For many, the wonder of Jack’s breakthrough is reflected in the observations of an almost mystified audience. Authored by newcomer Emma Donoghue (who also penned the book the material is adapted from), this story not merely heartbreaking but purely unique, committed to a premise that is not content to merely parade through the motions of a traditional story arc on its way to a clear-cut ending. There is no truth in that approach. Though their prison in “room” ends as abruptly as the reality is established, that only feeds the incentive of Abrahamson’s direction: he sees the struggle as great in the outside world, where life has continued to move without them. Though the young mother’s integration back into her old life comes at the cost of often loud and painful verbal confrontations with loved ones (including now-divorced parents played by Joan Allen and William H. Macy), young Jack is seemingly paralyzed into silence by the transition. It leads him to shock, awe, pathos and even regret. There are conversations where he expresses a desire to return to the room, suggesting the impossibility of his assimilation. Later, when his mother has a near-devastating emotional breakdown and is whisked off screen, it forces him to shyly interact with a grandmother of uncertain motives; her interests seem to be just as much about familial compassion as they are about the horrific realization that he is the living symbol of a seven-year nightmare.

There are no easy roads for the movie to take, and yet almost no detail is done without some level of deep resonant feeling. The performances by Larson and Tremblay drip with conviction but are not pitched on the same playing field of any mere equal; they are decidedly method when others would simply be projections of skill or effort (Larson herself prepared for the role by removing herself from human interaction for several weeks as a means of relating to the trauma of her character). Certainly the complexity of their interactions are amplified by the painful duality of their reality, but how was it possible for such a young and impressionable face like Tremblay’s up for such a strange challenge? The depth and degree of his portrayal suggests no artifice; it’s as if he has been coerced into an unending cycle of play-acting, unable to turn his emotions off or flinch from the conflict. In a world where we frequently hold young actors to a slack standard in contrast to their older counterparts, here is a young man that has no qualms about altering the course of our perceptions. He is just as serious and mature about the undertaking as any adult well-versed in dramatization would be.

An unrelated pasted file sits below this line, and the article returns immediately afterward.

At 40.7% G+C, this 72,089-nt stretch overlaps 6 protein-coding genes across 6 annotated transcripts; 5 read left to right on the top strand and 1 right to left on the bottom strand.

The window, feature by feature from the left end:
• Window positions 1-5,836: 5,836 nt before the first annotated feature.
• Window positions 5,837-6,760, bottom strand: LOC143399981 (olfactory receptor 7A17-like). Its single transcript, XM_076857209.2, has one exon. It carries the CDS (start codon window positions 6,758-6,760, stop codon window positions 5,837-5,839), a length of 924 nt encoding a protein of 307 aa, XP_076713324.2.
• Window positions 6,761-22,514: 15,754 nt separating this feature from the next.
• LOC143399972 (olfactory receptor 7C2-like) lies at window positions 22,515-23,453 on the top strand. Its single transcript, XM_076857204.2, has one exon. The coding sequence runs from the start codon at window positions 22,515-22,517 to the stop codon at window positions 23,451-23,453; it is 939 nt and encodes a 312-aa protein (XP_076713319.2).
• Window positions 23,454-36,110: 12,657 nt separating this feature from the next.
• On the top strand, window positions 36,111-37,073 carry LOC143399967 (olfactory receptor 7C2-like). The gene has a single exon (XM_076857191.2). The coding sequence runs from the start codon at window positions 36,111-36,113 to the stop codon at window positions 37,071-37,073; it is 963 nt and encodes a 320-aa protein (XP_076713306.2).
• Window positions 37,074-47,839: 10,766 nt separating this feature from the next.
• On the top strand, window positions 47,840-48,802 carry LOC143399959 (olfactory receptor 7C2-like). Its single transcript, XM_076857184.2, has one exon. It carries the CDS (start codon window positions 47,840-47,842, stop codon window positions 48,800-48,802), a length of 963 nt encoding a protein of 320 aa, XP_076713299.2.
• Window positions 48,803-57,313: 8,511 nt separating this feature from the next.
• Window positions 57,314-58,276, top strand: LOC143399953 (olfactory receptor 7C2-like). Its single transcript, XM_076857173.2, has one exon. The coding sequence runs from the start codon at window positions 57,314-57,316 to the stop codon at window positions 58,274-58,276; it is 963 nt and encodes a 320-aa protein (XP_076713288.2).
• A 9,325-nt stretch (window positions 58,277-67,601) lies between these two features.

There may be two audiences who are meant to discover “Room”: those that are tugged by a heart that bleeds sympathy, and those that are mystified by the strange moral ramifications of gray areas. Both of them have a place in the cold embrace of the film, surely because Abrahamson makes it so. He has an astute skill for observing through silence while his actors reach realizations through dialogue on the outside of the facts. Given the difficult and foreign nature of the conflict, that is necessary. A more direct confrontation of these details might have ended in a ham-handed delivery of the scenes, or at least the restriction of subtle cues. But the heart of the movie ultimately comes down to relationships and what gives them relevance: not the source of how they are created but in how they are necessitated by the commonalities of fear and sadness. Young Jack is a product of rape and endures as an almost nagging reminder of the seven years his mother lost as a captive of a sick man. But without him, how would her soul have been able to persist long enough to reach liberation? He gave her a reason to fight, to continue the search for a means to freedom. There is never an easy answer in a world content to consume simple people, but never do the answers lie in the acceptance of shame and regret. As movie dramas cycle through a rolodex of formulas and clich├ęs to find their necessary pitches in the modern era, “Room” is destined to be a defiant assertion. To call the movie one of the great human achievements of recent cinema does not begin to describe the power that lives within its gripping frames.

Written by DAVID KEYES

Drama (US); 2015; Rated R; Running Time: 118 Minutes

Brie Larson: Ma
Jacob Tremblay: Jack
Sean Bridgers: Old Nick
Joan Allen: Nancy
William H. Macy: Robert
Tom McCamus: Leo

Produced by
Jeff Arkuss, Emma Donoghue, Rose Garnett, Hartley Gorenstein, David Gross, Ed Guiney, David Kosse, Andrew Lowe, Keith Potter, Tessa Ross and Jesse ShapiraDirected by Lenny Abrahamson; Written by Emma Donoghue, based on her novel